- Emphasizing perfection over process is a quick recipe for not only failure, but added stress.
- Setting goals doesn’t adequately motivate you unless the goals are specific, actionable and time-based.
- Keeping busy is not the goal as an entrepreneur; ensuring that most of your energy is directed toward high-priority tasks is.
Much ink has been spilled laying out the positive habits entrepreneurs, and the veritable first time investor, should add to their to-do list. But what habits should a newbie investor avoid when learning investing basics? Are there certain unproductive traits, when a new investor is learning how to buy an investment property, that they should remove from their routine?
When starting out as a first time investor, there are some key habits to pay special considerations to: It’s best to assume not everything will go perfectly, not setting clear and actionable goals can be dangerous, and favoring “busy-ness” over business progress is a common misconception.
Here’s a closer look, whether you’re dipping your toe into the part time real estate investing waters or in the midst of a buying an investment property, at some key habits worth removing from your daily to-do list.
First Time Investor Habits To Kick To The Curb
1. Expecting Perfection
It can be very tempting, when getting started as an investor, to tie one’s self-esteem to the results one is getting, or not getting, from their efforts. But there are simply too many things that are out of an investor’s control, especially when getting started in the business
Deals fall through. Financing disappears. Marketing campaigns arrive with a thud. Or maybe the biggest employer in a particular market decides to pull up stakes and move to a different state – leaving your rental property dangerously vulnerable to market instability.
It can also be risky to expect perfection from yourself as you’re getting started. The truth is: you’re going to make mistakes. Many more than one. And expecting you – and your career – to go perfectly is a recipe for failure.
A far better approach is to emphasize process over results. Process is something you can control. As long as your process is sound, and backed up by historical precedent to be an effective way to grow your business, you’ll not only make more gains with your business, but also reduce your stress levels as well.
2. Vague Goal-Setting
As the saying goes, “a goal is a wish with a deadline.” But not all goals are created equal. Vague, abstract goals such as “make more money” or “grow my business” are too general to be helpful, and can often leave us more frustrated that having no goal at all.
The key is to make your goals so tangible and clear, both in terms of time and actions taken, that there is little room for interpretation or delay. You simply do what needs to be done, at the time it needs to be done.
You’ve probably heard the acronym SMART goals. These refer to goals that are:
For example, you could say “By August 1 or next year, using online lead generation and direct mail I will acquire 200 new seller leads and purchase five distressed properties which I will re-sell for a profit of at least 200%.”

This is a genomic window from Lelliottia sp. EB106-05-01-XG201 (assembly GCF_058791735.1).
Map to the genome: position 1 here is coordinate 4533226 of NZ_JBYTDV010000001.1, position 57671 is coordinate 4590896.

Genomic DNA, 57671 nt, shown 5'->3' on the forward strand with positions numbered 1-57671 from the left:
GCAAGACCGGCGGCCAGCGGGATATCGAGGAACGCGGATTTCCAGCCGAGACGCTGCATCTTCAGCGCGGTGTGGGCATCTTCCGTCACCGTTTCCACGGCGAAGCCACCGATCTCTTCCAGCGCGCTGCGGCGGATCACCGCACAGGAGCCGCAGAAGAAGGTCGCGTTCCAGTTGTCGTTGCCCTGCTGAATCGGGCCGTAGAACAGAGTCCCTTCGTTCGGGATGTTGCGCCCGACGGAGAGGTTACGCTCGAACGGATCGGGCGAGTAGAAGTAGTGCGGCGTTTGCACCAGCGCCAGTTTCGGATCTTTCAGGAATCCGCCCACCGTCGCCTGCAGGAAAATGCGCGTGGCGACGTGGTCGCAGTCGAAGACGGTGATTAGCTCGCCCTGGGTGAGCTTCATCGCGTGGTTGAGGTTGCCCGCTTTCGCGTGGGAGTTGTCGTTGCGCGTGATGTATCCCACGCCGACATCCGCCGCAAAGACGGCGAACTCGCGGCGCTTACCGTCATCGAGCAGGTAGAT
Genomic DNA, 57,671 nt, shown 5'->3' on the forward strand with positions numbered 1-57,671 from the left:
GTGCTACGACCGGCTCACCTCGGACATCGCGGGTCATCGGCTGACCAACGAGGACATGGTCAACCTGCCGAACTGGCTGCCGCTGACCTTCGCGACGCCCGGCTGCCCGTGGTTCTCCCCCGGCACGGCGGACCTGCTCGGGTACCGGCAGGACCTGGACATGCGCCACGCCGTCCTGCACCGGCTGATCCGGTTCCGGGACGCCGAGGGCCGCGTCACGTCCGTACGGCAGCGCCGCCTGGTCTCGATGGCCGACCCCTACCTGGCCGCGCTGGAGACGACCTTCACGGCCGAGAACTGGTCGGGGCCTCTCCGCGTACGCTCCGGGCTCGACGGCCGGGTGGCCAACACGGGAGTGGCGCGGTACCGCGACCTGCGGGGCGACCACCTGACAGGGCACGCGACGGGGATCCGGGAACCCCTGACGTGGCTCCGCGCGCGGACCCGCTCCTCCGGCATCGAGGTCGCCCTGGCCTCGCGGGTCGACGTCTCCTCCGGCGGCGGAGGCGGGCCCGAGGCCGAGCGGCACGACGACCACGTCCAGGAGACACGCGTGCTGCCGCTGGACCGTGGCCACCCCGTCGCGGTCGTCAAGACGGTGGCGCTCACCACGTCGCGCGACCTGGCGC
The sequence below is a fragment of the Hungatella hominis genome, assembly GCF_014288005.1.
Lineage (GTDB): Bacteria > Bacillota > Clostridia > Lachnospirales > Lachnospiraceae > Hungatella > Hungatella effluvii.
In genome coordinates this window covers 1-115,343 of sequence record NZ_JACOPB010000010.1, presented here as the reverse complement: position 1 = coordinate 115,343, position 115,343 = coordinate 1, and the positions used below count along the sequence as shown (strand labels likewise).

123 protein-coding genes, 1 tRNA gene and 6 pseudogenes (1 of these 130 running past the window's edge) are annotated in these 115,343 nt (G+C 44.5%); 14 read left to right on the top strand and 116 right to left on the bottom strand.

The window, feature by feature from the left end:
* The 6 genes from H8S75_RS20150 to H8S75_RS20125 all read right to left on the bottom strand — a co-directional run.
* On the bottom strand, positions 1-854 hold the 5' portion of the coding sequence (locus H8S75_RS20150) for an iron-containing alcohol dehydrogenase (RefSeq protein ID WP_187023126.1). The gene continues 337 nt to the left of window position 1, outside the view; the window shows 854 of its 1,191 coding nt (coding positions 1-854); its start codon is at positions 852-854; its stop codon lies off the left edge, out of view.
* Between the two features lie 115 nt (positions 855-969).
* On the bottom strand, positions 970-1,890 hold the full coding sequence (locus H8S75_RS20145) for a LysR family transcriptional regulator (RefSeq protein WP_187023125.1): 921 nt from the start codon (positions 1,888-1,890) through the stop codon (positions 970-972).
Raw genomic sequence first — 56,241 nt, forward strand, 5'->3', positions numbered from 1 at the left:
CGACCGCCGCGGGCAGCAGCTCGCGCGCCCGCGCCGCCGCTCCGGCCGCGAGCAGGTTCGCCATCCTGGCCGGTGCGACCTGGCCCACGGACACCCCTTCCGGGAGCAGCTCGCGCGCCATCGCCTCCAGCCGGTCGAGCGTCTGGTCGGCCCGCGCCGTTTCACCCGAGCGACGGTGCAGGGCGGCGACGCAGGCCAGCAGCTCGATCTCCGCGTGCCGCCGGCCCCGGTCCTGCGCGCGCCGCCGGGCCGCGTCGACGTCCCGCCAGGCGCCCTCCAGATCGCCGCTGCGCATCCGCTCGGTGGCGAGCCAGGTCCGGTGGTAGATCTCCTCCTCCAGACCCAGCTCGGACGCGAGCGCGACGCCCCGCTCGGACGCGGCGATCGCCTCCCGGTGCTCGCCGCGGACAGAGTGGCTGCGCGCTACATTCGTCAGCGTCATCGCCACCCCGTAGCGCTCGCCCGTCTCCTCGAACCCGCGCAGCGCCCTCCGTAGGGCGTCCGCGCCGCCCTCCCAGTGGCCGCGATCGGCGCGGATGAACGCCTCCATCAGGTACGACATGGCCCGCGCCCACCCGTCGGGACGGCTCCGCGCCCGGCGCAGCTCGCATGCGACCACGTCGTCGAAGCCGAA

Notice how framing your goals this way takes away the stress of knowing what you should do. You already know what you should do. It’s baked into the SMART goal. You just need to get yourself take action, and if your assumptions are based on fact, you have a great chance of realizing that goal by the deadline stated.
3. Favoring Activity Over Impact
This might be the most difficult habit for first time investors break. That’s because it’s tempting to confuse activity with actual progress in your business. But by clearly articulating what the most important high-priority task is for you at a given moment, and concentrating your full energy on that task at the expense of other lower-priority tasks, you are uncovering the biggest secret to your eventual investor success.
This is easier said than done.
Many entrepreneurs feel guilty if they aren’t spending ten hours a day burning the midnight oil working on their business in some form or fashion. But this not only is a guaranteed recipe for burnout, but it’s also an inefficient way to work (and will usually lead to mediocre results).
A far better approach is to come up with two to three important tasks for your business each day – not seven or 23 – and then work on one important task until it’s done. And don’t move on to the next one until that first one is done.
This may be difficult, at first, but by bringing this level of discipline and focus to your business, you’ll find your work days more productive and enjoyable.
If there’s one negative habit that afflicts those in the midst of a crash-course on real estate investing for beginners, it’s the tendency to compare where they are – both professionally and personally – with other investors.
And it’s not hard to see how this happens. As you build your real estate network – and spend time on social platforms such as LinkedIn and Facebook – you’ll come across other people in the industry who seem to be much more successful, knowledgeable, and advanced than you are.
Do your best to resist the urge to consistently compare yourself to others. It’s challenging, but gently remind yourself that you are on a journey, not a race, and that you are trying something exciting and new – that most people only dream about.
The Power of Habits
Aristotle once said, “We are what we repeatedly do,” and this is doubly true for the unproductive habits that fill the days of many a first time investor. But by removing these less-than helpful habits from our routine, we’ll start to realize that the only thing that has been standing in the way of our success, is us.
Do you have any habits you would like to kick to the curb? Perhaps you have uncovered some that can help others? Please feel free to share the habits that have worked both for and against you in the comments below.